Overcoming fear - here's how to do it!

By Sally Evans

According to psychologist Daniel Kahneman, we all as human beings fear loss a lot more than we appreciate gains. 

Losses loom larger than gains

We are so afraid of losing what we already have that when we’re pursuing a new goal we project our fears about two to seven times more than is real. 

In other words when we are going to try something new, maybe we need to give a presentation at work, or we are thinking of starting a new business or if we are going to ask someone out on a date, we inflate the possible downsides by at least two times but more often up to seven times! 

Psychological research shows the anticipation of an event is always more powerful than the event itself. We will often inflate what we think is going to happen in our minds. We create the worst-case scenarios and as a result we ultimately create a lot of ‘dread time’. 

We may spend a lot of our time dreading what's going to happen when ultimately the actual event is never as bad as we think it's going to be. We may spend weeks or months scared of asking for something and then ultimately when we do it, we realise it wasn't that big a deal! 

Our happiness baseline 

We will often inflate what's going to happen in our mind. This is because we are anticipating whether for good or for bad and that anticipation of the event is also bigger for positive things. We may think that we are going to love that thing – such as a new car or TV - when we really might have wanted it for a long time. But then once we get it, we quickly adapt.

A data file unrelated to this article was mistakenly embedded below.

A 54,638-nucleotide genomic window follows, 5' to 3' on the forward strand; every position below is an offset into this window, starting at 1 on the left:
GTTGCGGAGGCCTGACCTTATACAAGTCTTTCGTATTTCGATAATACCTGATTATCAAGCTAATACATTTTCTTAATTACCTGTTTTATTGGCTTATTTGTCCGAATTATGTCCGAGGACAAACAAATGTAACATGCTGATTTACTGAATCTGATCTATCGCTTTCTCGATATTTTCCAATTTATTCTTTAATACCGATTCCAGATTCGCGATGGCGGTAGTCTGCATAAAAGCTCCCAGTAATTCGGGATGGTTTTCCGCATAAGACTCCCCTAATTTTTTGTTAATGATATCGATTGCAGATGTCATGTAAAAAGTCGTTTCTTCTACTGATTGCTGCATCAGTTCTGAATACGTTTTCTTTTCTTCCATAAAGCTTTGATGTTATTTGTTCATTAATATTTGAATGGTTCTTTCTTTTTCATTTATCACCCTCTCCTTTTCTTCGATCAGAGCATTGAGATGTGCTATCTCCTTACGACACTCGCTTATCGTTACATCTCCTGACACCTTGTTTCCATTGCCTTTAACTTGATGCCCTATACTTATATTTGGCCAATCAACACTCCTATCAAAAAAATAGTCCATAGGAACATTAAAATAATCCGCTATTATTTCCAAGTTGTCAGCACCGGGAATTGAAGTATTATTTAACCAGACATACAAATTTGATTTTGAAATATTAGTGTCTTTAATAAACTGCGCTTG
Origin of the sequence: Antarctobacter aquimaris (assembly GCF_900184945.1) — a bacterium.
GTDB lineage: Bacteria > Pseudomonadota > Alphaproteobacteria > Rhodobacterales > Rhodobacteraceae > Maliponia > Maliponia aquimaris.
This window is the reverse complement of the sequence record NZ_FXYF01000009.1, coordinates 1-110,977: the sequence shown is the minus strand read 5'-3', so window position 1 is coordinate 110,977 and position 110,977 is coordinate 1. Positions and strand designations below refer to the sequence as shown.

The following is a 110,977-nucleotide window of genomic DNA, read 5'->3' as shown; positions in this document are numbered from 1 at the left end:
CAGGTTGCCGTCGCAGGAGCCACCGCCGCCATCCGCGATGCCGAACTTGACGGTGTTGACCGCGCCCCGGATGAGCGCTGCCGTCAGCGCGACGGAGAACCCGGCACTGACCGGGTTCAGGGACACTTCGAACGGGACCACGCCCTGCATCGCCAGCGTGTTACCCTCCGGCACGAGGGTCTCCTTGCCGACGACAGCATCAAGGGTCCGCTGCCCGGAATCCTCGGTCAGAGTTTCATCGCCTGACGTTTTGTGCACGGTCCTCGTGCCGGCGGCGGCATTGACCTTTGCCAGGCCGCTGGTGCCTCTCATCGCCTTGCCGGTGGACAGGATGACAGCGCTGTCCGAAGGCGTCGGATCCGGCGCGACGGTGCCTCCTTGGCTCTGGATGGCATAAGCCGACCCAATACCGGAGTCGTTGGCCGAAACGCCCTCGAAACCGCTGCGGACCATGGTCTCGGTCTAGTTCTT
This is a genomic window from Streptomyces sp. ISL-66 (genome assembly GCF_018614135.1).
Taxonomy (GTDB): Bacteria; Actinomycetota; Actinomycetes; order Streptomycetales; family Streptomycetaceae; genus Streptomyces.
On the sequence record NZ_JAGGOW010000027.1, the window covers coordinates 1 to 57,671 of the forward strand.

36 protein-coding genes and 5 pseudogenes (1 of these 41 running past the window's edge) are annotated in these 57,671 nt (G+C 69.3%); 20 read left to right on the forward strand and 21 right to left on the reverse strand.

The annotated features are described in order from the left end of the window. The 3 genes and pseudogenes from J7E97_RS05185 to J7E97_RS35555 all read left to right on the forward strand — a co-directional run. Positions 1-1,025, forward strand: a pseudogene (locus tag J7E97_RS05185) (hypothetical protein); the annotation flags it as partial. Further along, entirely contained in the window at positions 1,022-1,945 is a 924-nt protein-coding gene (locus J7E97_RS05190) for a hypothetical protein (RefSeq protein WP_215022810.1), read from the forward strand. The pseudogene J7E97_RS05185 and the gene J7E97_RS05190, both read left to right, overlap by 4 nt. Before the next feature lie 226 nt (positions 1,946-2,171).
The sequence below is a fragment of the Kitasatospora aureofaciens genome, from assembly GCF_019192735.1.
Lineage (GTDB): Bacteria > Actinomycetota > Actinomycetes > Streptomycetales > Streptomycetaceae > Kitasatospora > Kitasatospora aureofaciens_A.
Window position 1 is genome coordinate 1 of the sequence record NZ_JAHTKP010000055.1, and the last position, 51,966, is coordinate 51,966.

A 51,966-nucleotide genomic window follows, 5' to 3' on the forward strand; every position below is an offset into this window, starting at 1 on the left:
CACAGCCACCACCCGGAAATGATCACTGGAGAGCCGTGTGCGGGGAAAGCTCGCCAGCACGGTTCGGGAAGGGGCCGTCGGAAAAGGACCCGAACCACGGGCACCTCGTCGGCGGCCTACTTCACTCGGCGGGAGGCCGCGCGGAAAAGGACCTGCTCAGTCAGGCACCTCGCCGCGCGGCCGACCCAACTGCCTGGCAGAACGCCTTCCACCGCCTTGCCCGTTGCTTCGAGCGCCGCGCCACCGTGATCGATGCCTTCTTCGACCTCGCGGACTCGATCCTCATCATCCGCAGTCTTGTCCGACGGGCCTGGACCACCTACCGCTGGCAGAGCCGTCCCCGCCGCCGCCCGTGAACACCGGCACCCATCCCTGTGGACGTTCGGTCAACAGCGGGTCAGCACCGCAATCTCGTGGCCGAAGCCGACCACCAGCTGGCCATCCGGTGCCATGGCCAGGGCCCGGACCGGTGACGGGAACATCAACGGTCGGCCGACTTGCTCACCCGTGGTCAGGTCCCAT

Psychologists call this hedonic adaptation. We quickly adapt to either the positives or the negatives in our lives a lot faster than we think we will. For example, we might get a new job that pays twice as much money as we currently have, and we might be excited for a month but quite soon we adapt to that.

Then our thoughts and our desires go to something else.

But it’s also true of negative things. We might have an awful illness and be really unwell, but we quickly adapt to that, and our happiness goes back to our happiness baseline. So, we quickly adapt to the positives and negatives in life but in our minds, we make them so much bigger than they really are. 

Overcoming the fear: take micro courage actions

The simplest, most easy way to overcome fear, is actually just to get consistent at facing small fears over and over again. 

We're always going to have a little bit of fear, it’s how our brains work. But we need to realise that we are often inflating the potential downsides. There are almost no downsides to trying new big things or even trying small things! 

It is helpful though to start with small things. For example, I remember when I first started blogging, I was terrified of what people might think of me. I took one small step and wrote a short blog and asked for feedback, then posted. 

As we get used to doing something small, we achieve a micro win, by taking a micro courage action. This is just the willingness to try something that might not work. The willingness to fail. The willingness to face uncertainty.